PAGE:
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Coping with Hurricane Sandy | Beyond Hurricane Insurance

Coping with Hurricane Sandy | Beyond Hurricane Insurance
Betsalel Cohen
UpdatedNov 15, 2012
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    4 min read
Key Takeaways:
  • Check your homeowners insurance policy to make sure you have sufficient coverage.
  • Check with your mortgage servicer for any types of relief available for your mortgage.
  • Community help is also important to recover from hurricanes and natural disasters.

Standing Strong in the Tail of Hurricane Sandy

Our hearts go out to the many families who suffered through Hurricane Sandy. extends its condolences to those who suffered losses, wishes a speedy recovery to those who were injured, and salute to all the brave people who risked their lives to maintain order and safety for the millions affected by Hurricane Sandy.

We prepare for many things in life. However, many events are beyond are control, and the power of a hurricane is one example, as it spreads its power or destruction tearing downs homes, electricity, and the utilities and transportation we are so dependent upon.

However, picking up the pieces and going on with life is a necessity for us all. Hurricane Sandy may be over, but many people still have to deal with getting everyday life back into order, including getting to their jobs, rebuilding homes and stores, paying debts and numerous other chores.

Hurricane Insurance Tips

In order to help you or ones you know and love has gathered some tips about dealing with your homeowner insurance:

  1. Check your Homeowner Policy and see what it covers: Usually, homeowners insurance covers damage against windstorms, hail, and lightning. It doesn't cover earthquakes, volcanoes, or flooding from hurricanes. If you live in an area with potential hurricanes and flooding, then check with your agent about coverage through the National Flood Insurance Program. If you receive federal assistance after a hurricane, you won’t be covered without flood protection.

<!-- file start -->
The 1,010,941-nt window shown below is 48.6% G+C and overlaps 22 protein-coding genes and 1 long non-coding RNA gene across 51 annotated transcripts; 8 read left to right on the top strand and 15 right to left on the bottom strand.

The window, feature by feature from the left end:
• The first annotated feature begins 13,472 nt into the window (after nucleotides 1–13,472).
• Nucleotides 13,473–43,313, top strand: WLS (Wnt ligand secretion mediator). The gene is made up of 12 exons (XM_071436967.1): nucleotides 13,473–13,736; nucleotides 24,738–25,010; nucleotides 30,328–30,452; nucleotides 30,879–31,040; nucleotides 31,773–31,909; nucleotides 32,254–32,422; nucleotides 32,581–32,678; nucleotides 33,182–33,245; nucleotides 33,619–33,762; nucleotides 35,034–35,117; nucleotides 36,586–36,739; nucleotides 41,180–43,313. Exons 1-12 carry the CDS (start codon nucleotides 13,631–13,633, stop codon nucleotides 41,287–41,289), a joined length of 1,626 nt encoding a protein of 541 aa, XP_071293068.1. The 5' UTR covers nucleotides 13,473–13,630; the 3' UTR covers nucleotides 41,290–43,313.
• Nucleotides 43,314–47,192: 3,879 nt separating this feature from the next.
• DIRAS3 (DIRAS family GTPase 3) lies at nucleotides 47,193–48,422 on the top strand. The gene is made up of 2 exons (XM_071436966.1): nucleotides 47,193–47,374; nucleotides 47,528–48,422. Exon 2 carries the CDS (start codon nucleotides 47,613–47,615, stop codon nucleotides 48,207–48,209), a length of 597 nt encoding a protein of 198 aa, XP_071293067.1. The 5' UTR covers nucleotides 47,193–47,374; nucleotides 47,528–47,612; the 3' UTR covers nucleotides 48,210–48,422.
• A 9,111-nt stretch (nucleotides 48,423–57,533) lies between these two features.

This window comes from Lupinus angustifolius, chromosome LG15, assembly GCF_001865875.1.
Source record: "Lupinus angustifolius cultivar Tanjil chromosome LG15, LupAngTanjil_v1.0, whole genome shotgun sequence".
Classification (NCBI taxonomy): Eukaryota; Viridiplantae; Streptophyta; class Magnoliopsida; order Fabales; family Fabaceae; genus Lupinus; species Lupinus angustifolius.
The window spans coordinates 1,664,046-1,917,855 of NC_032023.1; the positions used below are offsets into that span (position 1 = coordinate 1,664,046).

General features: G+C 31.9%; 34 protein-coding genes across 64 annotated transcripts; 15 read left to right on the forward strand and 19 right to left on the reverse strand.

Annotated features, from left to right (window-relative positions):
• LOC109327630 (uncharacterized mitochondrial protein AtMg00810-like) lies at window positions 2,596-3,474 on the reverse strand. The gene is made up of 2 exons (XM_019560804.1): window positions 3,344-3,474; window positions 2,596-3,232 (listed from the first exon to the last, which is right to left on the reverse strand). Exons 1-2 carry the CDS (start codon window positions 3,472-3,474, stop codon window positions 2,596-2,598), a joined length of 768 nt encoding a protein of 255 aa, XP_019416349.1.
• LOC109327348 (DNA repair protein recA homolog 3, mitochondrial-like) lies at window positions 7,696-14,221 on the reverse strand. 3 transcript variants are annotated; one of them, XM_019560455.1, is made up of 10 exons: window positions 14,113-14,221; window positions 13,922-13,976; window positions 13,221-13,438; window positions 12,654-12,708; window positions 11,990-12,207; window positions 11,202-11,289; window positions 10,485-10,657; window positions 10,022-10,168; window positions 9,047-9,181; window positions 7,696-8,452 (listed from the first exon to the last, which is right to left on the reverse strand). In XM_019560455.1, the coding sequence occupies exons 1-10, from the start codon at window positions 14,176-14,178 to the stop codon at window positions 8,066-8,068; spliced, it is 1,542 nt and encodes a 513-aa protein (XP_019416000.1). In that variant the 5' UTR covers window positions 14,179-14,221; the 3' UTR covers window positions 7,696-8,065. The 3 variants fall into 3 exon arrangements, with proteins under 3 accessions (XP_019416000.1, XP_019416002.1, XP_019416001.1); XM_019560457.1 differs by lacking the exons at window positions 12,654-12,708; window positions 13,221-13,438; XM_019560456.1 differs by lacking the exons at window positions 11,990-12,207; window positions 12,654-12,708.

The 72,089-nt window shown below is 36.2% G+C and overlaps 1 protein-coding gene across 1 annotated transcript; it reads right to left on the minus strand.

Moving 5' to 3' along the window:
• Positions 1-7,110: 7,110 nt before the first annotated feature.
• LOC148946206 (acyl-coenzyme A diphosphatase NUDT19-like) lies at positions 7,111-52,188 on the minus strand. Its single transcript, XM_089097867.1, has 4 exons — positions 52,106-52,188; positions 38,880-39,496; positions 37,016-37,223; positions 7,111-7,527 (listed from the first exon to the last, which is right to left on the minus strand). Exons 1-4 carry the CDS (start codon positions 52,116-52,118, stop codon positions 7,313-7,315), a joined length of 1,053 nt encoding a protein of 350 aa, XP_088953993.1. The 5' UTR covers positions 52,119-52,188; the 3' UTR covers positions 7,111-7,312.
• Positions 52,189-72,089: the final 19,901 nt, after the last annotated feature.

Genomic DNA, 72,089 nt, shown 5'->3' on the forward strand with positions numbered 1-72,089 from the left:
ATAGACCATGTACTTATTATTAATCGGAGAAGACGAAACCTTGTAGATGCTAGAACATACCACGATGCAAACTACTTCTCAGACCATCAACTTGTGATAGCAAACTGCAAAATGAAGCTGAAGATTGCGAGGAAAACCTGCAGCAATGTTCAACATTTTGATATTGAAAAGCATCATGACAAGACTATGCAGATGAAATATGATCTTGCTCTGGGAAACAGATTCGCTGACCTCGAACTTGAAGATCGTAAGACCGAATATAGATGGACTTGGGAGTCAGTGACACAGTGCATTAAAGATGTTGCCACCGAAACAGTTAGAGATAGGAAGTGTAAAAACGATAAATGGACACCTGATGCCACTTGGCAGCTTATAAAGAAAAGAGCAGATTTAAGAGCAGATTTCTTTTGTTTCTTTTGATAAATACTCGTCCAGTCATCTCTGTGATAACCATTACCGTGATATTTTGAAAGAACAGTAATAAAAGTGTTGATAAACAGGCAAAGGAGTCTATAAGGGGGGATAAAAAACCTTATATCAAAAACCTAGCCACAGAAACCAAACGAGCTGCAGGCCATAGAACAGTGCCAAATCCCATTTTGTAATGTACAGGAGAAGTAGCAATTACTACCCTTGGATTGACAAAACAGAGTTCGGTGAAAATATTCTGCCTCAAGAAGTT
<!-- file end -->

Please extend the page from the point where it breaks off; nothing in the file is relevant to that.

2. There are different rates for low-risk areas. Check with your agent. 
  3. Mortgages often require special coverage for areas in high risk. Nevertheless, if you don’t have a mortgage, don’t leave yourself unprotected.
  4. Remember, insurance doesn't cover market value but replacement value. Make sure that you are paying for the right type of coverage.

Hurricane Sandy – Getting Mortgage Relief

Freddie Mac and Fannie Mae issued guidance to their lenders regarding special regulations and procedures for dealing with borrowers affected by Hurricane Sandy. This includes borrowers who have not yet received their loans and borrowers who are paying back their mortgages. Although much of their announcement is technical, keep in mind these points:

  1. Disaster Area: Disaster areas change and are defined on the Federal Emergency Management Agency (FEMA).
  2. New Loan: Age of Credit and Appraisal Documentation: Lenders can accept documentation for certain eligible Mortgage loans (for property in a FEMA designated area eligible for individual assistance) for an extended period, up to 180 days before the note date. This includes a property valuation and underwriting criteria. 
  3. Existing Loan
  • Forbearance: For certain eligible loans (in designated area and borrower current or less than 90 days delinquent, then the lender can, at its own discretion, offer up to a 12-month forbearance.
  • Discontinuance of Legal Action: A 90-day moratorium for eligible loans against beginning or continuing legal action, until the lender reviews the property's condition and the borrower’s employment and income status.
  • Insurance claims: Servicers must take action to protect the borrower’s interest when a hazard or flood insurance loss occurs.
  • Waiver of late fees: If payments are caused by hardship due to a natural disaster, then the late fee should be reported. • Reporting to Credit Bureaus: If forbearance is granted, then lenders should suspend credit reporting.

Fannie Mae’s and Freddie Mac's guidelines do not apply to all loans. However, no matter what type of mortgage loan you have, make sure that you work closely with your servicer. Demand to know what your rights are and that you are treated fairly. Make special care to get clear instructions regarding processing your insurance claims.

Hurricane Damage: Beyond Hurricane Insurance - Community Help

Homeowner's and property insurance is an important protection against mishaps. Hurricane and other natural disaster insurance is an additional safety measure to cover potentially serious damage. However, beyond getting hurricane insurance, there are tons of organizations helping victims of Hurricane Sandy.